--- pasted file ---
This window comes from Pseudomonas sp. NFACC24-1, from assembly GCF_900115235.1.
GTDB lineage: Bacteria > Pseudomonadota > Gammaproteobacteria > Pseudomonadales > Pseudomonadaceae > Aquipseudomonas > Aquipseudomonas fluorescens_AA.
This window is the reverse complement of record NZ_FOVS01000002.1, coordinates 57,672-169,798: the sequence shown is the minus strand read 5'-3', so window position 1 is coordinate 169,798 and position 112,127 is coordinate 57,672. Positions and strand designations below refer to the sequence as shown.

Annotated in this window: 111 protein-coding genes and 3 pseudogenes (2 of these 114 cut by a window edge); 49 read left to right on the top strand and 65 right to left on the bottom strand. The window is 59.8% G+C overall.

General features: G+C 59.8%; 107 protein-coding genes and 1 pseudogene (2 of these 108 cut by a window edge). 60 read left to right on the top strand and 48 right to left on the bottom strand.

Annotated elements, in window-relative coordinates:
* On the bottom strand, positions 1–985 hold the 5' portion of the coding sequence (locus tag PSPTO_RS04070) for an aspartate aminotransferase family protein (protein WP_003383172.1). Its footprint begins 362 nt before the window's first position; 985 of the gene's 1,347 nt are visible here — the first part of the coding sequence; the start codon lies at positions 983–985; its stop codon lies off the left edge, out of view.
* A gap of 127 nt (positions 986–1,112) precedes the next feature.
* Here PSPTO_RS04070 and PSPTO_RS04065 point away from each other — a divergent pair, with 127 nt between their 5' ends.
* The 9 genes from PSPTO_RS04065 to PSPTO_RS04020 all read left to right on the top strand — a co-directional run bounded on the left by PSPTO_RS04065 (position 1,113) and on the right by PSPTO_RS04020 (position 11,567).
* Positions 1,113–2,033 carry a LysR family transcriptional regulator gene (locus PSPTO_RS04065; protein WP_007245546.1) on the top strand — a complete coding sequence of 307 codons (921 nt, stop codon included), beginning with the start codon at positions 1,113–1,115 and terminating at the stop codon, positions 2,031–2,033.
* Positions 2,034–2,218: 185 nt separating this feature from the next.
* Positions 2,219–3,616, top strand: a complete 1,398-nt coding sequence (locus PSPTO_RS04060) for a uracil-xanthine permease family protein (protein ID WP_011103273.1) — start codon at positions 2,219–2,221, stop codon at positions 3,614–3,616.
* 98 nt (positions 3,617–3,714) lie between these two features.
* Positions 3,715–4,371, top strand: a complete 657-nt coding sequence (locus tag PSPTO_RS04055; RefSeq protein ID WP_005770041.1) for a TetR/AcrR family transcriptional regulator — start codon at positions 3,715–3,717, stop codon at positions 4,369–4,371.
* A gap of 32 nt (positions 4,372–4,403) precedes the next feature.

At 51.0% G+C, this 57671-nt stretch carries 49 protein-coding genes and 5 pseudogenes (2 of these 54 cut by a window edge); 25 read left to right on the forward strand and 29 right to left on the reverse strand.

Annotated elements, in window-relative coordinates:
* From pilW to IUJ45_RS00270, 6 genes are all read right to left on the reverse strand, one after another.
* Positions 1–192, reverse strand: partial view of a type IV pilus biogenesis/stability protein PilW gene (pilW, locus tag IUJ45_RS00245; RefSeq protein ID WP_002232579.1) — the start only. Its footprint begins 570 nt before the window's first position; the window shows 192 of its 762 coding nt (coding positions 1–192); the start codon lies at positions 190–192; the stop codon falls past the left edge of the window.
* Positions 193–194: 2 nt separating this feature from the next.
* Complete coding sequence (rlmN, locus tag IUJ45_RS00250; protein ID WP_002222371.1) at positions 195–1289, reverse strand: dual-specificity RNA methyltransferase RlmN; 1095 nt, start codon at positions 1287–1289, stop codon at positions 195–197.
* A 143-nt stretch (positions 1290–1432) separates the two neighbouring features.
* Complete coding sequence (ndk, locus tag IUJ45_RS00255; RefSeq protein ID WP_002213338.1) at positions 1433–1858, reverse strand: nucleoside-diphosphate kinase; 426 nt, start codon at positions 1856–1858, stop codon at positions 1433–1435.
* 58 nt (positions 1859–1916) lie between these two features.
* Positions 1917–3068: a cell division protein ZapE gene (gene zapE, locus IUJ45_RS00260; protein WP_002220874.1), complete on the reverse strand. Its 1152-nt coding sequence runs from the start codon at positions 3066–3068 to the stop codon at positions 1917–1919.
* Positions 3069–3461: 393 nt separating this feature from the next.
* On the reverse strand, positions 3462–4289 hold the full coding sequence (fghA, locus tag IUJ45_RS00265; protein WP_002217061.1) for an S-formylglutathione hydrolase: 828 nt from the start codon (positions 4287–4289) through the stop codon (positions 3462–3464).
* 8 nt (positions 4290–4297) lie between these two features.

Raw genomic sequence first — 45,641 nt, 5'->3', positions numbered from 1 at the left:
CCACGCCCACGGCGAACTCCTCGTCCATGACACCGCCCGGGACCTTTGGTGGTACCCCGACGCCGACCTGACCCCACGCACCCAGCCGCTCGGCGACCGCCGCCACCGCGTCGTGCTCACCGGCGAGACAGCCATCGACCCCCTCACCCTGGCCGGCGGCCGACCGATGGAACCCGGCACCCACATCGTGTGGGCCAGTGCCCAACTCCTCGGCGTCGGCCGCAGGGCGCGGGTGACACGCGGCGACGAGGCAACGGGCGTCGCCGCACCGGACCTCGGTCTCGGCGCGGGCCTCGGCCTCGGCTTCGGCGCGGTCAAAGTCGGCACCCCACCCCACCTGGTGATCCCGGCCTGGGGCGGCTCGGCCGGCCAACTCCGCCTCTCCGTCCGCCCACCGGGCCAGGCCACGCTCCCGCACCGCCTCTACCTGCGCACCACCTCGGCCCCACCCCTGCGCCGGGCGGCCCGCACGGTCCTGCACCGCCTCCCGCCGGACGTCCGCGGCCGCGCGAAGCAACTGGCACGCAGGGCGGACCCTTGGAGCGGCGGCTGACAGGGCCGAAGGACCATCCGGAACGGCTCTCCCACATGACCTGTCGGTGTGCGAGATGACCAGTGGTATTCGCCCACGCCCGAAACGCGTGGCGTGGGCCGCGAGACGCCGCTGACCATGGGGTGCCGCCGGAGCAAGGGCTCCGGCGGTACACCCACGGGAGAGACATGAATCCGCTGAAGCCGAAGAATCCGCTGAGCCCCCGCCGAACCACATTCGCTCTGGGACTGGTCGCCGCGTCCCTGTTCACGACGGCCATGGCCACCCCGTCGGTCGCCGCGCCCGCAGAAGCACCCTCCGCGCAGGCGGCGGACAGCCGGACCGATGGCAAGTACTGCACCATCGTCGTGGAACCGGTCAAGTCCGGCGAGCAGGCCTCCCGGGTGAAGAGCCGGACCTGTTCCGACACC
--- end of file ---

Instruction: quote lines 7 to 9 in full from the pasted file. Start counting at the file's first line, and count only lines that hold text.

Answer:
* On the bottom strand, positions 1–985 hold the 5' portion of the coding sequence (locus tag PSPTO_RS04070) for an aspartate aminotransferase family protein (protein WP_003383172.1). Its footprint begins 362 nt before the window's first position; 985 of the gene's 1,347 nt are visible here — the first part of the coding sequence; the start codon lies at positions 983–985; its stop codon lies off the left edge, out of view.
* A gap of 127 nt (positions 986–1,112) precedes the next feature.
* Here PSPTO_RS04070 and PSPTO_RS04065 point away from each other — a divergent pair, with 127 nt between their 5' ends.